Anthony: I have a deep fascination with medieval alchemy. Gold was one of seven metals they used to represent the heavenly bodies. Gold fittingly represented the sun, and jewelry makes me feel like I’m wearing rays of sunlight.
When did you know it was love?
Anthony: As gushy as it sounds, the first time we told each other we loved each other, I had been reading Austin short stories as the sun was setting and we were just laying in my bed and staring into each other’s eyes, and in that moment I knew it was love. He was able to ground me and know me unlike anyone ever had. That’s when we first told each other “I love you” though he always says that he said it first.
Describe your perfect New York day together!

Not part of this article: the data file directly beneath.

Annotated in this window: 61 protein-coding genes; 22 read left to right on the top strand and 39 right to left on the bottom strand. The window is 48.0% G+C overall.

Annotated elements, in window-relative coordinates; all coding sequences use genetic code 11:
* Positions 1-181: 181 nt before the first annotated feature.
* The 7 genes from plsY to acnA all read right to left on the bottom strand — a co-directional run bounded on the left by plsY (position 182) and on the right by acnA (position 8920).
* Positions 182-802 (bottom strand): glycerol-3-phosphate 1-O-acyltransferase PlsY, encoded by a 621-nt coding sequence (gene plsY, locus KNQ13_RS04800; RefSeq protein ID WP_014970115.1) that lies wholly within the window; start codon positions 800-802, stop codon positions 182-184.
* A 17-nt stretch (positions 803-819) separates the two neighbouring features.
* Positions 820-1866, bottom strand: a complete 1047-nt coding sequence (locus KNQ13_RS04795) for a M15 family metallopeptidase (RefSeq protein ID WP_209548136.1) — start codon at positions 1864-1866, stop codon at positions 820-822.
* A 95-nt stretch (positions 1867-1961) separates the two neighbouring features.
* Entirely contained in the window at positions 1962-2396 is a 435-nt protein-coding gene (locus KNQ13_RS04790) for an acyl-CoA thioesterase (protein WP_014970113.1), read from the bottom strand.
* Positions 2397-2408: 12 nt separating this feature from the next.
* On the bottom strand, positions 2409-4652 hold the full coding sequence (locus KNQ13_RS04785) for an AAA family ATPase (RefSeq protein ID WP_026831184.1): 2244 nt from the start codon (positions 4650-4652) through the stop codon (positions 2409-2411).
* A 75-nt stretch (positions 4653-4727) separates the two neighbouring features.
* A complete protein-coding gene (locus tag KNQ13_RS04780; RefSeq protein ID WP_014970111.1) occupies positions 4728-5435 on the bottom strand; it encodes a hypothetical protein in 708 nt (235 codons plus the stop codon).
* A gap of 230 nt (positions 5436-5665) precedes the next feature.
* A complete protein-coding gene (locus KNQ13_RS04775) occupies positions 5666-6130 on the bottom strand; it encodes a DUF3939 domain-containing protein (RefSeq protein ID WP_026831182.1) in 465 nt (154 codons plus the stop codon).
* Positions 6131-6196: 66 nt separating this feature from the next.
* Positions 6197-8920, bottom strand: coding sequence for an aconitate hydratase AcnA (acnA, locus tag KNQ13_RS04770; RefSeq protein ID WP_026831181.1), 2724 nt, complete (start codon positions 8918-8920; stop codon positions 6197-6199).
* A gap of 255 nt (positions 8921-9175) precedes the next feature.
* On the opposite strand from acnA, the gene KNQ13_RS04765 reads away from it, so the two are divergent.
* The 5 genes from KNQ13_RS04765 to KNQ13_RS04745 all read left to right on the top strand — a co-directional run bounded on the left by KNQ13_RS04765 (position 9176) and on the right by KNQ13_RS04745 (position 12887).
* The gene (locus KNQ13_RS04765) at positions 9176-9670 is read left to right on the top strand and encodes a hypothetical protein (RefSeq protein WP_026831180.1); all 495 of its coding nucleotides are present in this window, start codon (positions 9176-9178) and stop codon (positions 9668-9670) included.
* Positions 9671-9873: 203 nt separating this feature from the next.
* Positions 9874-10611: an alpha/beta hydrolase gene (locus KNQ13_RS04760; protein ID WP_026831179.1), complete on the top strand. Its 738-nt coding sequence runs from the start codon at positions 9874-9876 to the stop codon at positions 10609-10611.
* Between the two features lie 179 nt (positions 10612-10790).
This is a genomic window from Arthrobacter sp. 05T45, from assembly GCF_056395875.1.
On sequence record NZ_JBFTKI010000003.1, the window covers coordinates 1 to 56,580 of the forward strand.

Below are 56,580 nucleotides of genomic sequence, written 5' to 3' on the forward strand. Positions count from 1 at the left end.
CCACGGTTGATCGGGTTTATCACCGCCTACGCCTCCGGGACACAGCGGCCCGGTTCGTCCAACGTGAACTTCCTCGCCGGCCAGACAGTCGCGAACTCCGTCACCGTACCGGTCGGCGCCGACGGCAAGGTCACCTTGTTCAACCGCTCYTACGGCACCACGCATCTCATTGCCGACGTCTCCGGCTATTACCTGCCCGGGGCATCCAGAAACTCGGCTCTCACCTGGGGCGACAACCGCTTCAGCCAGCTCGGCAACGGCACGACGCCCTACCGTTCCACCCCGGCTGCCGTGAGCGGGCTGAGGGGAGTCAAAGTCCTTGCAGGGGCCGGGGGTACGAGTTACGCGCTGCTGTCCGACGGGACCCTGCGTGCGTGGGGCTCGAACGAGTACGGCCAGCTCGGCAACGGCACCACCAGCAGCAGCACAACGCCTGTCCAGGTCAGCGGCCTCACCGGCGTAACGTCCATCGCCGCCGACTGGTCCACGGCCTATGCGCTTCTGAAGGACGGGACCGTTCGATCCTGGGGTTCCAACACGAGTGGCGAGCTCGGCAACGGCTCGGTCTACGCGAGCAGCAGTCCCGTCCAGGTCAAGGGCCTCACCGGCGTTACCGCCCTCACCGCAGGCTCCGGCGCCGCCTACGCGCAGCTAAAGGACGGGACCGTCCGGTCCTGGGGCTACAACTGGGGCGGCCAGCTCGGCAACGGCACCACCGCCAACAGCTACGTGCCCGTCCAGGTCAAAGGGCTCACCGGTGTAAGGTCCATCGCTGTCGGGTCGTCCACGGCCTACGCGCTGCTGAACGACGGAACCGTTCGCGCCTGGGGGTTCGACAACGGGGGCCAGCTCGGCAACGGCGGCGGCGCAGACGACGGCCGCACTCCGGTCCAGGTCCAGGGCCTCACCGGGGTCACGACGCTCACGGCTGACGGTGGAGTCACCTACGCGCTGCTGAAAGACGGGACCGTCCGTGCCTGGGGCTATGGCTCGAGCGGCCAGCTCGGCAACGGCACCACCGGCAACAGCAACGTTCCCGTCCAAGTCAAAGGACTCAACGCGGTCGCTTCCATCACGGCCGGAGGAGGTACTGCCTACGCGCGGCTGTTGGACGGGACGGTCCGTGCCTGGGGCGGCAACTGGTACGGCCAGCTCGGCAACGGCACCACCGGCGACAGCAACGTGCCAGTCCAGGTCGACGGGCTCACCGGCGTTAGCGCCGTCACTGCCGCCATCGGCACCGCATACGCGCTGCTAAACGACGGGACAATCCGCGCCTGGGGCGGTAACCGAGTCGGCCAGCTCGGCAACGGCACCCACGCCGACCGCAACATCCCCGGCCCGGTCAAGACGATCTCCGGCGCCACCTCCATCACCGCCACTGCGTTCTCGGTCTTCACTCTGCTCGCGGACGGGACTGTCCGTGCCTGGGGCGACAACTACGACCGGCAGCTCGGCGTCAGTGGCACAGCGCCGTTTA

Austin: Quite recently we had a pretty perfect New York day together this April. First, we have found that every perfect day has to start with brunch with a few mimosas. Anthony then took me to the Brooklyn botanical gardens for the very first time - it was simply incredible surrounded by newly flowering cherry blossoms, a beautiful Japanese garden, and flower petals gently blowing through the air. We then traveled into the Lower East Side, visited a pencil store owned by one of Anthony’s friends, picked up a bouquet of peonies, and a jar of pickles from a newly opened book store. Towards the end of the day I think we had walked close to 12 miles, so we made our way back to our Bushwick home and treated ourselves to some pretty amazing Chinese takeout.